We see refugees all the time — in the news. Most often we skip over these unknown people in distant lands, thinking,”Sad, not my problem.”
But this summer, two South Carolina Baptist volunteers brought away a different view after a month of ministering to refugees crowded into a camp on the Greek island of Lesvos. Their service was arranged through South Carolina Baptist Convention’s Missions Mobilization office.
Those volunteers looked into the eyes of desperate, exhausted people who fled Syria’s war or Afghanistan’s violence and nearly died traveling across the sea to safety. Earlier they had houses, apartments, cars — they had lives. Now they carry all they own in tattered suitcases or plastic garbage bags. After a stay here, many of the refugees will be settled in Europe. The bright spot in all of this is that some of those refugees were open to hearing about Jesus Christ. Some opened their hearts to Him.
Thomas Hill directs media and technology as a staff member of First Baptist Church in Clover. Britton Meissner, a member of Kittiwake Baptist Church, Lexington, worked until recently as a welding inspector at a nuclear facility. The two men may seem different, but share a long-term commitment to missions and ministry. Hill has announced he will begin training this fall to serve as a missionary in Japan with the International Mission Board. His service there will include completing a degree from Southeastern Baptist Theological Seminary. He also has a degree in Intercultural Studies from North Greenville University and has made missions trips to more than half a dozen countries over the past eight years. Meissner, who lives in Lexington, sold a house and land to have money to support himself as he prepares for ministry by studying at Fruitland Baptist Bible College in Hendersonville, NC. He also plans to continue studying at Southeastern later.
Since some refugees spoke English and translators were on hand, the two volunteers were able to hear what led the refugees to flee their homelands. “Some of their stories were incredibly grim,” Hill said. Refugees showed their cellphone photos and videos, some “extremely graphic” war scenes, he added. Most days Meissner and Hill worked in the camp to help with the main objectives of providing shelter and food to the refugees. That could involve setting up tents or manning the reception center where refugees come first when they arrive. Some days they spent hours negotiating with refugees, encouraging them to squeeze into less space so another equally desperate family would have a place to lay their heads. Sometimes there was conflict. More than 7,000 people were crowded into a converted military camp originally set up to accommodate 2,000, hence the squeezing. Helping people survive is a great ministry in itself, both men agreed. But both found ways to have conversations about Jesus as well.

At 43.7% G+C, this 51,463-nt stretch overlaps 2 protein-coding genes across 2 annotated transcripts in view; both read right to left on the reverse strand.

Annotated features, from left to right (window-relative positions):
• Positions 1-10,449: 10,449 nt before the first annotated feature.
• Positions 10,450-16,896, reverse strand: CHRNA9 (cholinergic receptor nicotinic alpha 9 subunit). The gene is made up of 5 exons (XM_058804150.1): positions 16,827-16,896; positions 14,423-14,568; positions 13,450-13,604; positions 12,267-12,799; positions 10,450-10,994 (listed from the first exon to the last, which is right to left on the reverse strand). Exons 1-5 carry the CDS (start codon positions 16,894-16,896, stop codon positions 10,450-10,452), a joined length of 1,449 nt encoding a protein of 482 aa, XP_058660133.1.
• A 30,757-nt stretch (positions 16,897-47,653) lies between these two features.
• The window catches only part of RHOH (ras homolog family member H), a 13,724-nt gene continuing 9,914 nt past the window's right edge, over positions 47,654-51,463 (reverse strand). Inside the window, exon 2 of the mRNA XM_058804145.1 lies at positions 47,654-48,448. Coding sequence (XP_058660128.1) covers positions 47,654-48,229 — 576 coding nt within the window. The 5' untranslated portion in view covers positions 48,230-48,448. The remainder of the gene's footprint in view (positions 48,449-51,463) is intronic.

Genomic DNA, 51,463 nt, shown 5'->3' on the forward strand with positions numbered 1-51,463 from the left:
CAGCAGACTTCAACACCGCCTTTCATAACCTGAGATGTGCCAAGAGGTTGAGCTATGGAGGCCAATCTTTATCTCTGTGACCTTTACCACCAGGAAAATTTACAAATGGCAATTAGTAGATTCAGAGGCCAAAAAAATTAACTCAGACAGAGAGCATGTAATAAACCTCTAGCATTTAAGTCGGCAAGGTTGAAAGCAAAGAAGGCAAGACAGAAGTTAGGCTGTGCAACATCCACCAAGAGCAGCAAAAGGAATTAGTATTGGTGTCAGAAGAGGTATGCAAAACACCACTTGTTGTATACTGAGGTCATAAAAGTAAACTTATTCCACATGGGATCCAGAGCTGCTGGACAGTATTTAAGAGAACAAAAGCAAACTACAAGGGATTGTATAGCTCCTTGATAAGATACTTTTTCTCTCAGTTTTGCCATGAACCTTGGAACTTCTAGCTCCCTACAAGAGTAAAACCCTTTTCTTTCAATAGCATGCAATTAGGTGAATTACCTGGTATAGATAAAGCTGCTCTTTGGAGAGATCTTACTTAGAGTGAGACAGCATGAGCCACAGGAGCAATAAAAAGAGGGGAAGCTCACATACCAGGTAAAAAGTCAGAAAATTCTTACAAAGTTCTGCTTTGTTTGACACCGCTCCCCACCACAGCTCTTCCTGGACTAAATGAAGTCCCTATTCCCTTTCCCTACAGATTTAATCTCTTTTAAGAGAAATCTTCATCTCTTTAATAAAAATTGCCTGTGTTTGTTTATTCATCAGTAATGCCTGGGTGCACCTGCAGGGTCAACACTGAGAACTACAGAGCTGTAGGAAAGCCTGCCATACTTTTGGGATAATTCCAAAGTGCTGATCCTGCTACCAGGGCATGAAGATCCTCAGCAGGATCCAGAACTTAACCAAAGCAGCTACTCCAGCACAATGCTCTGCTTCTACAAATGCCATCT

Hill served as a shift manager, helping direct the work of other volunteers. That left him time to meet newly arrived refugees and have time to talk. Meissner would take families out of the camp after his main work time to one of the small nearby restaurants. For the refugees, it was a great break with better food. It also allowed Meissner time to share Christ and start Bible studies. That pattern increased when four other Kittiwake members arrived to serve seven days in the camp. They were Dan and Nicole Hall, Stacy Hendricks and Donna Sieberhagen. Amid a confusing swirl of foreign languages, cultures, foods, smells and all, “I was aware of the presence of the Holy Spirit in the middle of it,” Meissner said.
Hill said he was able to share the complete Gospel with more than 70 people during the four weeks he served. He has stayed in touch with several, including a man from Somalia, who now takes part in worship and Bible studies.
The experience “softened my heart for people who are refugees,” Hill said. “I can provide a house, a tent, a blanket and maybe some food, but ultimately they have to have the Gospel message. My burden is truly for their souls,” he said. Both volunteers stressed that they were able to talk openly with people from countries in the Middle East and Northern Africa which are closed to missionary presence.
God is bringing the nations to places where they can hear the Gospel if Christians respond to the opportunity, both men agreed. The main thing refugees long for is hope — and that’s available in the Gospel.
For information on partnerships in Greece and many other places, contact the South Carolina Baptist Convention’s Missions Mobilization office. To contact, email email@example.com or call (803) 227 – 6179.